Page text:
• The proposed dues agreement has the potential to inflict serious economic hardship on CPA. The approximately 1,100 CPA members who are also APA members make up 15% of the CPA membership. The proposed increase in APA dues may well force some number of them to make a choice of membership for economic reasons. Although we would like to presume that Canadian psychologists will retain membership in their own national association, we must anticipate that some may not. APA is and will always be the larger and more resourced association. When it comes to membership value and benefit, CPA will always be challenged to compete with what APA can offer by virtue of its size alone. Even if CPA retained two thirds of these 1,100 as members, we would suffer a serious economic blow of tens of thousands of dollars. As a largely membership dues-driven association, this is not a loss we can quickly absorb.
  • The proposed dues agreement is likely to be economically damaging to CPA but not to any of APA’s other fraternal organizations. In view of the unique relationship and common history between CPA and APA, the existing dues agreement is more generous than that which APA has with other organizations. As a consequence, whereas the change to this agreement has the potential to damage CPA economically, other organizations are not likely to be impacted in the same manner. They may accept the proposed dues agreement as a mere exercise in equity and, in fact, experience an increase in their memberships by virtue of a new dues agreement with APA.
  • We are concerned about the manner in which the proposed dues agreement was imposed. In view of our common history and the long-standing special relationship between APA and CPA (e.g., sealed with two memoranda of understanding), and because the proposed change has the potential for a significant economic impact on CPA, it would have behooved APA to initiate discussion with us about the dues agreement prior to notifying the President about the plan to change it. The dues agreement is an agreement between two parties and, as such, we believe that any change to it warrants discussion between the two signatories to the agreement in advance of one party taking a decision to change it.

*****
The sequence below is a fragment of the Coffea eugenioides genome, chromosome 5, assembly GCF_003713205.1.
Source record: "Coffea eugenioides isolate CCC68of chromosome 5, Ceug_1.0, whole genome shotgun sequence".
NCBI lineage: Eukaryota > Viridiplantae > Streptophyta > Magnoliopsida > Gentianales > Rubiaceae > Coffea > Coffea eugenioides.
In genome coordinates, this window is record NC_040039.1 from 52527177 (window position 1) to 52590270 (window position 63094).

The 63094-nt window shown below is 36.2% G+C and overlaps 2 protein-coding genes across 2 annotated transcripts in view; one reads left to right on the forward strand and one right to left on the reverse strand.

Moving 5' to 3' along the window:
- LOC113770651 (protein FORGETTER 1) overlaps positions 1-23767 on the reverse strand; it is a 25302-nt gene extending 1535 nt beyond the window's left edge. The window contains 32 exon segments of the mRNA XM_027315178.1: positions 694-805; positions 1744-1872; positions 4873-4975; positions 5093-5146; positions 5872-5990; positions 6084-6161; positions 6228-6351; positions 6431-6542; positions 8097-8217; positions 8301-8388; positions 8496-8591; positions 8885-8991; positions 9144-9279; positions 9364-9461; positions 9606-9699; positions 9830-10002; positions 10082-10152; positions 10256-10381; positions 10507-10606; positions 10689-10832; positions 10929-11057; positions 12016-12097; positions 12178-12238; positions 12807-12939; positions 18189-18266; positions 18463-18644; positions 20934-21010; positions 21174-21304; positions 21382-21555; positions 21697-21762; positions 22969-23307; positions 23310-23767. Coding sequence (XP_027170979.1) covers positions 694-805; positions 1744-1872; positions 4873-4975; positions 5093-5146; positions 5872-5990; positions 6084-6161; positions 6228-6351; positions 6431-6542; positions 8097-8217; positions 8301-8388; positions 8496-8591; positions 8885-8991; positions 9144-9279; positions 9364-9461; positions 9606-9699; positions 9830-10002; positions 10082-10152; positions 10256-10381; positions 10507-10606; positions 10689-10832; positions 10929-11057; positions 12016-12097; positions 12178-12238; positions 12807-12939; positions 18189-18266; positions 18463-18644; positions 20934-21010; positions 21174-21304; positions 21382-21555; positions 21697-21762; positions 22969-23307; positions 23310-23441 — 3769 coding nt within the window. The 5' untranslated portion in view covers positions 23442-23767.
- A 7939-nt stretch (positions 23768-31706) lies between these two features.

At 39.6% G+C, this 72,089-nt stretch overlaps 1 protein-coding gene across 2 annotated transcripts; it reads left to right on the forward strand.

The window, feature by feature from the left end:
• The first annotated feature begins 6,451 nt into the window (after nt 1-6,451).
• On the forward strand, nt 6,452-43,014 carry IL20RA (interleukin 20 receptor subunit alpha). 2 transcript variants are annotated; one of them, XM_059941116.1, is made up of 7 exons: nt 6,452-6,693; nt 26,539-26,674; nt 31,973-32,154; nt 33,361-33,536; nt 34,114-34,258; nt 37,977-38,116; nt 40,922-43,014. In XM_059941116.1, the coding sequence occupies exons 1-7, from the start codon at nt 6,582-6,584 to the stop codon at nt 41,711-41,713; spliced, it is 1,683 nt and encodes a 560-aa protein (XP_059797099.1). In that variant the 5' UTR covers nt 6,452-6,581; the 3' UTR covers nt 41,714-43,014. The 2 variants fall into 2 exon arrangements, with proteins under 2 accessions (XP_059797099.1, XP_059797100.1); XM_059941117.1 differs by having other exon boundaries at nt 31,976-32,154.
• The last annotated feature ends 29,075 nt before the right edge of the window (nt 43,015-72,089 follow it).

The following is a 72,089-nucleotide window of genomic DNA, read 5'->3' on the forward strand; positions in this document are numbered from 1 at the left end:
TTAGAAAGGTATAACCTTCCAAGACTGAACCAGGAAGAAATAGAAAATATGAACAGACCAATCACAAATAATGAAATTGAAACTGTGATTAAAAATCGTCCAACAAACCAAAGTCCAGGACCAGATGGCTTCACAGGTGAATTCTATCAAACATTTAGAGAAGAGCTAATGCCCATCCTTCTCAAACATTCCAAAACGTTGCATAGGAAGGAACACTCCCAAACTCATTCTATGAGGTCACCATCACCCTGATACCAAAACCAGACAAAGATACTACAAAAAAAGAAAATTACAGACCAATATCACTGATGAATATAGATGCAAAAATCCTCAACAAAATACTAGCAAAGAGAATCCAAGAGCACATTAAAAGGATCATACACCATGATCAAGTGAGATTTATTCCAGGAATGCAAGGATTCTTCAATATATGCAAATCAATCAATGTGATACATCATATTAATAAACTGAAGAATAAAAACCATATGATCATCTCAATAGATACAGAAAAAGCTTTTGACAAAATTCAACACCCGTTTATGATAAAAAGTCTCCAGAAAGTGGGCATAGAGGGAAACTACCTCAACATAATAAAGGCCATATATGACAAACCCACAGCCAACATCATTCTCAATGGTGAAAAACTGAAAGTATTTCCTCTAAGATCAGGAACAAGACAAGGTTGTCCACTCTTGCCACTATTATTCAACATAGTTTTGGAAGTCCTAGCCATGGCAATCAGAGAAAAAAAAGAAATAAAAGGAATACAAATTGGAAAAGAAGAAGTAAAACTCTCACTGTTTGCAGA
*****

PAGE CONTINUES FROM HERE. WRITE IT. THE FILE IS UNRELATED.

What CPA has done to address these concerns? In addition to bringing our concerns outlined above to the senior officers of APA, CPA has:

  • Shared our concerns with the Canadian psychologists who sit on the APA’s CoR to represent the psychologists in their respective jurisdictions who are members of APA (Quebec, Ontario, Nova Scotia, Alberta, Manitoba, and British Columbia).
  • We are sharing our concerns with the entire membership of the CoR through its listserv and by lobbying the APA caucuses that meet prior to the February 2011 meeting of the CoR. We have requested of Drs. Anderson and Vasquez an opportunity to speak to the proposal when it comes up on the Council floor at the February meeting.

CPA’s position on the proposal. In the interests of its members and of scientific and professional collaboration, we are asking you not to support the APA proposal which will change the dues agreement that APA has with the CPA.

If the CoR does not see fit to vote down this proposal, we ask at the very least that its implementation be deferred from 2012 to a later year so that we can plan for any implications of the change to the dues agreement that a 1,100 Canadian psychologists have enjoyed.

Peter Graf, Ph.D.
President, CPA

Karen R. Cohen, Ph.D.
Chief Executive Officer, CPA

Canadian Psychological Association
executiveoffice@cpa.ca
613-237-2144 (or toll-free: 1-888-472-0657) ext. 344
613-799-0532 (mobile)